Skee's Diner opened in Torrington, Connecticut in 1946, serving fast and affordable food to its customers. It was owned and run by the Cisowski brothers. The diner itself was a manufactured building that was made in the late 1920s-part of a trend that began in that decade and lasted until just after World War II. Skee's has a classic manufactured diner aesthetic. The steel structure is made of steel and features a barrel roof, marble counters, sliding doors, and seventeen stools.
Skee's Diner used to stand on the corner of North Elm and Main Streets. After its closure in 2001, it was purchased by several individuals and organizations that hoped to preserve this piece of Americana. The diner now belongs to the Torrington Historical Preservation Trust, which is working to renovate and reopen the diner in a new location.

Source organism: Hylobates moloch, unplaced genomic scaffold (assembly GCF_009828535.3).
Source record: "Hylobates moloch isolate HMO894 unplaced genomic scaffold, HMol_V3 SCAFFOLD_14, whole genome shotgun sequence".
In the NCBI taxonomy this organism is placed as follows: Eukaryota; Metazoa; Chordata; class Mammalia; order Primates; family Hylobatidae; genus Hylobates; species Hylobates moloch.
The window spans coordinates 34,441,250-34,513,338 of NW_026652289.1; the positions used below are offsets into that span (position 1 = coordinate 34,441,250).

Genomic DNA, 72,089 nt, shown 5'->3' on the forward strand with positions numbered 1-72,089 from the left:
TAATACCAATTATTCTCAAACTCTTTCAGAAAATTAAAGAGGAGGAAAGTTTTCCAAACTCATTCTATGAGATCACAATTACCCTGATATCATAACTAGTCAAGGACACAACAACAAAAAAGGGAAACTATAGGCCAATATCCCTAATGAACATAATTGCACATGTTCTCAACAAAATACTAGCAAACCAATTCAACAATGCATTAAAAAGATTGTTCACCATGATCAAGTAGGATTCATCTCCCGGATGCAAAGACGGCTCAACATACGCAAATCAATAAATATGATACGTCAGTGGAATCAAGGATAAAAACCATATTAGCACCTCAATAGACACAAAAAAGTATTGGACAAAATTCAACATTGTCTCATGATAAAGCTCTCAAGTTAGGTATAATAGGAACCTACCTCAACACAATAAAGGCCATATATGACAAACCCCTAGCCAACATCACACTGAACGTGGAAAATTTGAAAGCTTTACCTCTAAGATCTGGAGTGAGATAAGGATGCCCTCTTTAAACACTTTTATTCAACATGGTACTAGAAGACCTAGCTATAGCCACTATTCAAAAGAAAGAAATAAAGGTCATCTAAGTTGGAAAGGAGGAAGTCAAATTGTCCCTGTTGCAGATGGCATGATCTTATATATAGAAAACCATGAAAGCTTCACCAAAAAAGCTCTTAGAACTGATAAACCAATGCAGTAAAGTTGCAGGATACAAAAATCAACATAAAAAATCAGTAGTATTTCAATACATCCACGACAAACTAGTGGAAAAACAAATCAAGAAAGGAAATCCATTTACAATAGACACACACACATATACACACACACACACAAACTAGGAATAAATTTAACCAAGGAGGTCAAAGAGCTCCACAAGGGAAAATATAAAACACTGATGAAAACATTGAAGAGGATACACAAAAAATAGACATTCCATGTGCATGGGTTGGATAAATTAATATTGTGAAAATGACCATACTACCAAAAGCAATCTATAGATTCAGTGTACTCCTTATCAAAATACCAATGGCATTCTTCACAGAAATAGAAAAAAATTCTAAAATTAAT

The dine closed in 2001 but the building has has been listed on the National Register of Historic Places since 2002.
The diner building was manufactured in the 1920s by Jerry O'Mahony, Inc. of Elizabeth, NJ and shipped to the Saybrook, Connecticut area. It didn't reach its Torrington location until 1945, when Rudy Cielke signed a 10-year lease on land at the intersection of North Elm and Main Streets. For $90/month, he was allowed to lay a foundation and set up the diner, then named Rudy's Diner.Only a year later, the lease was transferred to Anthony and Edmund Cisowski, who opened it as Skee's Diner in 1946.Over the next few decades, the diner survived a flood, appeared on a greeting card by Jeffery Milstein (Paper House Productions) and in a painting by John Baeder, and changed hands multiple times. It closed in 2001 and was placed on the National Register of Historic Places the next year. Since 2013, Skee's has belonged to Torrington Historical Preservation Trust. Their plans for restoring and reopening the diner (location TBA) are underway.